Wanting to know more about this church, I used Google to see what I could find. The First Reformed Church of Philadelphia was also called the German Reformed Church of Philadelphia and was founded in 1727 by German immigrants. The minister, Rev. George Michael Weiss, arrived with 400 other people from the Palatinate region of Germany. Today, the church is called Old First Reformed UCC (United Church of Christ).  For more on the church’s history, you can go to History of Old First Reformed UCC, Old First Reformed Church, and The German Reformed Church. I was excited to find that my 4th great-grandmother was baptized in a church that is now part of the denomination of which I’m a member!

I also learned that in 1800 memorial services for George Washington was held at that church! Well, not in the same building because the congregation had moved down the road a bit but the congregation still had the same history as it did when Elizabeth Lutz was baptized 38 years before!

My 4th great-grandmother married Adam Goul and went on to have eight children. My direct ancestor was their first son, John W. Goul, through his daughter, Melissa Goul, through her daughter, Katie J. Blazer, through her son, Glen R. Johnson, through his daughter, Mary Johnson (my mom!). Elizabeth died in Champaign county, Ohio on November 13, 1845 and is buried in Treacles Creek Cemetery in that county.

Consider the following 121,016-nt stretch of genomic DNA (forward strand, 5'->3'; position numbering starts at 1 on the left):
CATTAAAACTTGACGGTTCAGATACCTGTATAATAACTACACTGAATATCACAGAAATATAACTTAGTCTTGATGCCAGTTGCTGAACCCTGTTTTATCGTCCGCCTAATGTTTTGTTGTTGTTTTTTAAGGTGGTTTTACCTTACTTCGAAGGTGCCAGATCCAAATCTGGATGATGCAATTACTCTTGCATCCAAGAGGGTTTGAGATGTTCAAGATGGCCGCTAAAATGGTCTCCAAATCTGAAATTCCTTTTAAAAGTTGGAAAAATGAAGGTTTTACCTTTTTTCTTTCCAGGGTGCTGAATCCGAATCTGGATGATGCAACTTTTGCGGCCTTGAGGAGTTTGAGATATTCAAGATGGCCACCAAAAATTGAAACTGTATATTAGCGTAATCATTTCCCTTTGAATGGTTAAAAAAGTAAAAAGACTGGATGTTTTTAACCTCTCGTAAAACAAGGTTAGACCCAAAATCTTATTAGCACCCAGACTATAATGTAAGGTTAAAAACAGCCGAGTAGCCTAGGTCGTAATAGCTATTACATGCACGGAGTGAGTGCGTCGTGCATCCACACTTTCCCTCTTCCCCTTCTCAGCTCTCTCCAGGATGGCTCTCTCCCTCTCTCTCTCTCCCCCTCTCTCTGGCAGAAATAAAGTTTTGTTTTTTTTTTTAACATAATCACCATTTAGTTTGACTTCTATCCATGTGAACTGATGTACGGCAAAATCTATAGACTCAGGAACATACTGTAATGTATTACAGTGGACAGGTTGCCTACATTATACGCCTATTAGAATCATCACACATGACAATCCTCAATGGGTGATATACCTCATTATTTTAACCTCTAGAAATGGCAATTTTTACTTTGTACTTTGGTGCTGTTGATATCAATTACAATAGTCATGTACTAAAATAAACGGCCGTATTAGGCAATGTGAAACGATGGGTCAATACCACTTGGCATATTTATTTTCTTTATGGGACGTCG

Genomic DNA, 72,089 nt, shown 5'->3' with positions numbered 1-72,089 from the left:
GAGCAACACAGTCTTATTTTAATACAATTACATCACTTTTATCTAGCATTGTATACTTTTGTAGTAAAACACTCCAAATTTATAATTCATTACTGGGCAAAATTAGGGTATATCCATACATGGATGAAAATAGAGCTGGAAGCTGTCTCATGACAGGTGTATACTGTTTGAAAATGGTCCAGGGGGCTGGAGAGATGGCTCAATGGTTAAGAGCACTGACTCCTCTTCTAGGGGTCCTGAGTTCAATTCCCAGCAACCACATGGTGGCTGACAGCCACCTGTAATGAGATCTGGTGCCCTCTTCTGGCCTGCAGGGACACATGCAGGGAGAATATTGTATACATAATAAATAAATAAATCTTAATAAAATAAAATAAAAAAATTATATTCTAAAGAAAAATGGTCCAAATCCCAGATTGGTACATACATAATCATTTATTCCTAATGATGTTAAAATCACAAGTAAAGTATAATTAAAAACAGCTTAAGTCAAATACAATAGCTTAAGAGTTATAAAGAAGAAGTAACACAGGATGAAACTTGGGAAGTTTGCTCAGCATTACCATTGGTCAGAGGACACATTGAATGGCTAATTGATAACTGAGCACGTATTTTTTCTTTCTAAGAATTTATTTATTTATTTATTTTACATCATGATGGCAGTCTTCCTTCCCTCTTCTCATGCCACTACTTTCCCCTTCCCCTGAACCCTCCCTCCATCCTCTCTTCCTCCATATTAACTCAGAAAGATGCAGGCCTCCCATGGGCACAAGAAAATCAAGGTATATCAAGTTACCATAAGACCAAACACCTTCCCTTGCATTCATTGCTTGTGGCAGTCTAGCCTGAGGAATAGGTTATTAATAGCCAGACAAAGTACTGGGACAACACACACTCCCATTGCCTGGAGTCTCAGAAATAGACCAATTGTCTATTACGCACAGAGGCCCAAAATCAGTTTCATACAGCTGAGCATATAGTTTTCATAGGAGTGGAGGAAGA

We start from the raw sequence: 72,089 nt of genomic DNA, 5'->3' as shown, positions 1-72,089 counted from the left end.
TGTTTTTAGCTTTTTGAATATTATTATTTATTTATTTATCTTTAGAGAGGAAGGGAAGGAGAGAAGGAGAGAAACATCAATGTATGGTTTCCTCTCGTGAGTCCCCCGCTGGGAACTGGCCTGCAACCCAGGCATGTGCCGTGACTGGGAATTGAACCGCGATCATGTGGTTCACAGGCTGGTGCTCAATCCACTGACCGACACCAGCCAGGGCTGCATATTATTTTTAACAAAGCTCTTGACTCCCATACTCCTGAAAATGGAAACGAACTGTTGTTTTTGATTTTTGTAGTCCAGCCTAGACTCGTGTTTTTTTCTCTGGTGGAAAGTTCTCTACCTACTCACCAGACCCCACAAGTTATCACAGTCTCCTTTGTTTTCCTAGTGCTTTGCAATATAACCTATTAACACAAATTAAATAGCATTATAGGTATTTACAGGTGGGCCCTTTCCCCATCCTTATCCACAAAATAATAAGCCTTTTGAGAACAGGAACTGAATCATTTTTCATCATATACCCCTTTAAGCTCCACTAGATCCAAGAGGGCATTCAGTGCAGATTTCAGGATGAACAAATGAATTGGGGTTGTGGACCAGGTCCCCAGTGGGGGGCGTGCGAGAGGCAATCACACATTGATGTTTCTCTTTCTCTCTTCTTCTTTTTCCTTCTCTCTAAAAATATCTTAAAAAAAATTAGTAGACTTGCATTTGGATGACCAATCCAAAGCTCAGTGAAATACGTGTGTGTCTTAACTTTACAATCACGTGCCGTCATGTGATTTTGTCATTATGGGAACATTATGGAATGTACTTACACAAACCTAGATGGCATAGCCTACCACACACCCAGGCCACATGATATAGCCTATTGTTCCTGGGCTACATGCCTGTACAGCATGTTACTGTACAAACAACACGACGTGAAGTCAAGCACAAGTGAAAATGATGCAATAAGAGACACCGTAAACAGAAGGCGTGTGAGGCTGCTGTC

(Image: Wikimedia Commons; photograph in public domain)

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The John Hollister House in Glastonbury, Connecticut was built about 1649 according to “The HIstorical Society of Glastonbury” (Architecture page). It is located at 14 Tryon Street. This was the ancestral home for the Hollister family for many generations.  Lieutenant John Hollister was born in 1612 in England and came to America around 1642 (1). Lt. Hollister married Joanna Treat, daughter of Richard and Joanna Treat, and eight children were born to this union: Elizabeth, John Jr, Thomas, Joseph, Lazarus, Mary, Sarah, and Stephen. Hollister Sr. died after April 3. 1665 and left a will naming his widow and living children and the children of daughter, Elizabeth. His burial location is unknown.